Every now and again I would stumble upon a piece of writing on the internet that proclaimed how cool Blade Runner was. After confirming that it was indeed discussing a movie I had not yet seen, nor had the intention to, I freely went about my day. Other times I would find myself in a group of individuals who would sing the movie praises, but their enthusiasm was not contagious enough. Not even the recent news of Denis Villeneuve directing a sequel in 2016 gave me the needed boost to track a copy down and watch it.
It is now 2 in the morning on a Friday, and I sit in front of my computer and attempt to draw out the proper words to describe what I felt six hours ago when the lights came back on and Blade Runner was no more.
“Somebody start the movie again” would be a good description.
I am really surprised that the film is as popular as it is, mainly because it does not follow the traits of the usual blockbusters. The action scenes, no matter how handsomely mounted, are sporadic; the main character is not an all around kick ass hero, but a lonely middle aged man who barely has his head in the game; its pace and plot progression can be sleep inducing. And while there are certainly weighty issues at play here, like what it means to be human and slavery (this is an inverse slave narrative, where the audience cheers for the masters to recapture its servants), I think part of what made this picture so timeless is the absolute perfect tone and atmosphere that permeate the proceedings from start to finish.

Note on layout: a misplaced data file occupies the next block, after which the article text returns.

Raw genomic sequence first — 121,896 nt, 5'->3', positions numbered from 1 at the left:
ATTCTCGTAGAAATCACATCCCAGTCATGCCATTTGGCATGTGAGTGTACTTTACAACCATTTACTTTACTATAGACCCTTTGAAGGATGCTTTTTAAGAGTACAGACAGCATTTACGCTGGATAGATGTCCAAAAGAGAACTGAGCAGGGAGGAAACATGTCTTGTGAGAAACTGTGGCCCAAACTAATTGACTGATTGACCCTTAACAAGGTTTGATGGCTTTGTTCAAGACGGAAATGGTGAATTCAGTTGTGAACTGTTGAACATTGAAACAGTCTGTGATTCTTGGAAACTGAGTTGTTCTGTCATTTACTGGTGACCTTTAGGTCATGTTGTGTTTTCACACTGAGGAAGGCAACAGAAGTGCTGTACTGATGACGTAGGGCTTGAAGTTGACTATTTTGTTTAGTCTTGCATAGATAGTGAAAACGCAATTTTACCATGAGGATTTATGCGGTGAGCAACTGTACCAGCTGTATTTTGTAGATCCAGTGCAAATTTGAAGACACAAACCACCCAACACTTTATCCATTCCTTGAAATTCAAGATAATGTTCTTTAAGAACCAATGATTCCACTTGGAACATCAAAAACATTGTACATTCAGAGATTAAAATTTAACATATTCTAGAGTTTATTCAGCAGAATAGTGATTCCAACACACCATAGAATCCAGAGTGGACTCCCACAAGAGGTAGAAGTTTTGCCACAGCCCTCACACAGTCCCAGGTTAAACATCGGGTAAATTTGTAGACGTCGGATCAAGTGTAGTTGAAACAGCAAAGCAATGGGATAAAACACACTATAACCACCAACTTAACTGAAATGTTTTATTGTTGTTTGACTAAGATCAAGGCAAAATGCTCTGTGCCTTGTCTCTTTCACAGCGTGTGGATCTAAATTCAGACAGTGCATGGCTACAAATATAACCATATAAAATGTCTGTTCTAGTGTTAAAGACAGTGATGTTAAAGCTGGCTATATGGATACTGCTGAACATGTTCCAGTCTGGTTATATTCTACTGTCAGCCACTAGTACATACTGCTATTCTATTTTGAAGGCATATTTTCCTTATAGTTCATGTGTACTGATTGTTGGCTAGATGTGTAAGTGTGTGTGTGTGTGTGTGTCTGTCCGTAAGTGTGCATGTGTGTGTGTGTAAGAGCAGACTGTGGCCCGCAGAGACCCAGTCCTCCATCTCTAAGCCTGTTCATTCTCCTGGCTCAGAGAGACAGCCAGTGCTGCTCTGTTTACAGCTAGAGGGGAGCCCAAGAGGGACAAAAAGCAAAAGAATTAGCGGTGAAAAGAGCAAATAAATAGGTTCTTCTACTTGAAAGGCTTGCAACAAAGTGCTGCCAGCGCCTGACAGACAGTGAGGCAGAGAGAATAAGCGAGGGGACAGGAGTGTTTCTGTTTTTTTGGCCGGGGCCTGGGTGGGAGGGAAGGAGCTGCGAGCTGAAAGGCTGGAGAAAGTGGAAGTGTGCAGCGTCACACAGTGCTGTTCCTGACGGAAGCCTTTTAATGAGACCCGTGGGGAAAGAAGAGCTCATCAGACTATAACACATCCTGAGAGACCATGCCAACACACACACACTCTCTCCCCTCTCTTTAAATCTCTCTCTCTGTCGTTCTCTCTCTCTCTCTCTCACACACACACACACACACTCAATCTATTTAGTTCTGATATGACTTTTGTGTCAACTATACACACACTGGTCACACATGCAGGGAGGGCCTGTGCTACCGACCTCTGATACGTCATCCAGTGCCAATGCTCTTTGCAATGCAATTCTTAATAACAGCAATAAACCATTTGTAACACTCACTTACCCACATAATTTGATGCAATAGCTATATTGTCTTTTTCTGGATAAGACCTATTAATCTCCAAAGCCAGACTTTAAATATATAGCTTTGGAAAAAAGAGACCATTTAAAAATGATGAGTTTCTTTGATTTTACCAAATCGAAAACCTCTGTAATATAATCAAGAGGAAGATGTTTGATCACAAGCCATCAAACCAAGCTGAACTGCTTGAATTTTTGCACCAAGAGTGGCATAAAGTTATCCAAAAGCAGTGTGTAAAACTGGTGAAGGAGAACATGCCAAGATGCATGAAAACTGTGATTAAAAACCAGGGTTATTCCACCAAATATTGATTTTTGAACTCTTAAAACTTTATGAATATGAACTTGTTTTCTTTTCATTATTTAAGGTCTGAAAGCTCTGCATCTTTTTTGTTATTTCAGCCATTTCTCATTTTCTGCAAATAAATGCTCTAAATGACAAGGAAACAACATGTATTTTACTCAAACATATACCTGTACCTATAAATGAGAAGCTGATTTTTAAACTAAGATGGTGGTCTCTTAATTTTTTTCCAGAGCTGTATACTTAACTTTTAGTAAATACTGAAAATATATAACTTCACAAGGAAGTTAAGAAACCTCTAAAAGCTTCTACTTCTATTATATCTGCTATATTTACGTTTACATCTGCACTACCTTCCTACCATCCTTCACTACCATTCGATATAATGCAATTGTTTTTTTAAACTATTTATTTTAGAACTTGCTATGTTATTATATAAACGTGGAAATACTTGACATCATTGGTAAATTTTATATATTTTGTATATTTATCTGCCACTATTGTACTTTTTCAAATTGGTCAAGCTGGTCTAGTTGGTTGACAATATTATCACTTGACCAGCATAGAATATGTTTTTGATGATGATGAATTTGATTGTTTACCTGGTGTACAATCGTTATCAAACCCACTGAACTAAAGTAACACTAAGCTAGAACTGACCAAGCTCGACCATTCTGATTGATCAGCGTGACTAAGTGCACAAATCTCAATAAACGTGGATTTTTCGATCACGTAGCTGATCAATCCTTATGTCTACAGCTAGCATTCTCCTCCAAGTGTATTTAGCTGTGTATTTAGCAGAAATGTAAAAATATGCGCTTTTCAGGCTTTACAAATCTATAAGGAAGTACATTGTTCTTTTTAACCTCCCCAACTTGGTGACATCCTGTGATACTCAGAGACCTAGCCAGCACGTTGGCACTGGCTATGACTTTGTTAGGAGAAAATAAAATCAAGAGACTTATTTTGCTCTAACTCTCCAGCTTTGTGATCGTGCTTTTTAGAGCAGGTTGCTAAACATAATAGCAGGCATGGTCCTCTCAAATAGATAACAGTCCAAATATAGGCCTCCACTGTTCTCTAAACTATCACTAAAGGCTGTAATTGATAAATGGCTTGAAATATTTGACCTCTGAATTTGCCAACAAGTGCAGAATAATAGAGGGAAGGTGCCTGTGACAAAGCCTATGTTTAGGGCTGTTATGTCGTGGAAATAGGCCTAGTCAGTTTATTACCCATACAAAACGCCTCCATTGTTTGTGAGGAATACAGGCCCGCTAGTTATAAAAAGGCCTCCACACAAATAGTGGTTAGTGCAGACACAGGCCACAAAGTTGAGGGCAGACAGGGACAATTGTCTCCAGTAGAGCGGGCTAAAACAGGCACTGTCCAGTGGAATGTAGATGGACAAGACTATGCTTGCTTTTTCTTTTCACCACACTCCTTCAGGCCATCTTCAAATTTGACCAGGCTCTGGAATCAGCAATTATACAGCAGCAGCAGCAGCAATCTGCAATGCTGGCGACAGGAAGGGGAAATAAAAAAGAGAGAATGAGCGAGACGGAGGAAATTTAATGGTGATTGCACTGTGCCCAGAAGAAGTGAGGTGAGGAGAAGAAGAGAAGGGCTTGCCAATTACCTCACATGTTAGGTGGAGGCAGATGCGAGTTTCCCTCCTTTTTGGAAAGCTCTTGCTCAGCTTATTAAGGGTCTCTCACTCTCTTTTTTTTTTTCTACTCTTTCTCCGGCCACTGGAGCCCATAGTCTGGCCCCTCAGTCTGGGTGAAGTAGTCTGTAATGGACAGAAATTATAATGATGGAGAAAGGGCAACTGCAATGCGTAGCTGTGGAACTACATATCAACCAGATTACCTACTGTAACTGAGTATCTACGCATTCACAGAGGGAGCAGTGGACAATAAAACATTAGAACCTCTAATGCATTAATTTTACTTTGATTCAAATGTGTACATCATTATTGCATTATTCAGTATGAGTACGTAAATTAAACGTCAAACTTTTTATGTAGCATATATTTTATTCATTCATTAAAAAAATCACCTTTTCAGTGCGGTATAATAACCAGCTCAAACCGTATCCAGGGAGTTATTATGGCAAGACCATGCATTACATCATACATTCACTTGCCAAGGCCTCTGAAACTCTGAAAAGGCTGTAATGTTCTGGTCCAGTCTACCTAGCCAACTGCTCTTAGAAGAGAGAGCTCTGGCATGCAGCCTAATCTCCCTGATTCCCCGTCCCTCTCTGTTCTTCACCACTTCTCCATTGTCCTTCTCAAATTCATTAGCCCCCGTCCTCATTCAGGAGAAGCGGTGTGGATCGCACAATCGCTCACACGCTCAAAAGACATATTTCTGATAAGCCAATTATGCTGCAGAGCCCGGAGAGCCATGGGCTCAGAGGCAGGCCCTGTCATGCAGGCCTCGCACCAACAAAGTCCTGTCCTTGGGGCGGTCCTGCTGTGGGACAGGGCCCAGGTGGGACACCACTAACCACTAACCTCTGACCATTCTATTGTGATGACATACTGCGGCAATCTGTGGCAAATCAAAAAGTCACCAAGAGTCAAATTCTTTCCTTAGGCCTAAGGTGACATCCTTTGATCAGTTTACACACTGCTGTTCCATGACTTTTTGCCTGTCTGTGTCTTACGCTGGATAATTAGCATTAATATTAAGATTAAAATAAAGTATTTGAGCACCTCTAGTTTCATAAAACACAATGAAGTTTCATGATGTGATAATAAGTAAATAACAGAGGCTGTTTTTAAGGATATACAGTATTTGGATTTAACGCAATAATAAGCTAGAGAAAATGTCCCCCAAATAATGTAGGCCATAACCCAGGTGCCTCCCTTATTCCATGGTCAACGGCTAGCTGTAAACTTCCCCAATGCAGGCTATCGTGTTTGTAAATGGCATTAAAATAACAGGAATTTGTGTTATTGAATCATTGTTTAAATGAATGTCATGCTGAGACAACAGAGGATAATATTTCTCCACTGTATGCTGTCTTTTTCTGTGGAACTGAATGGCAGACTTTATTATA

From the falling rain to the look of the dilapidated buildings that ruled the city, this is a film whose production design is as much part of it as the characters are. But a sleek look is not enough to carry a two hour film, so why is it that I admired this so much? I keep going back to the plot, which is fairly routine stuff. But there is something about the way director Ridley Scott chose to portray every development and action that I can’t quite recognize but which makes it work for me. Maybe I yet lack the academic knowledge to describe what it is that Blade Runner does so well. Maybe it’s the fact that I am so accustomed to science fiction movies being loud, explicit and on the surface that, now that I encounter a product so radical, my thoughts cannot be turned into something coherent. Maybe it’s the fact that I want to wrap myself in the neo-noir aura that hangs over every scene and dream of it tonight, just like Deckard (Harrison Ford) dreamt of that unicorn. Maybe its the fact that I am bored of clear cut endings, and this film provided me one that was beautiful, exciting and thought provoking.
Just like my dreams tonight, hopefully.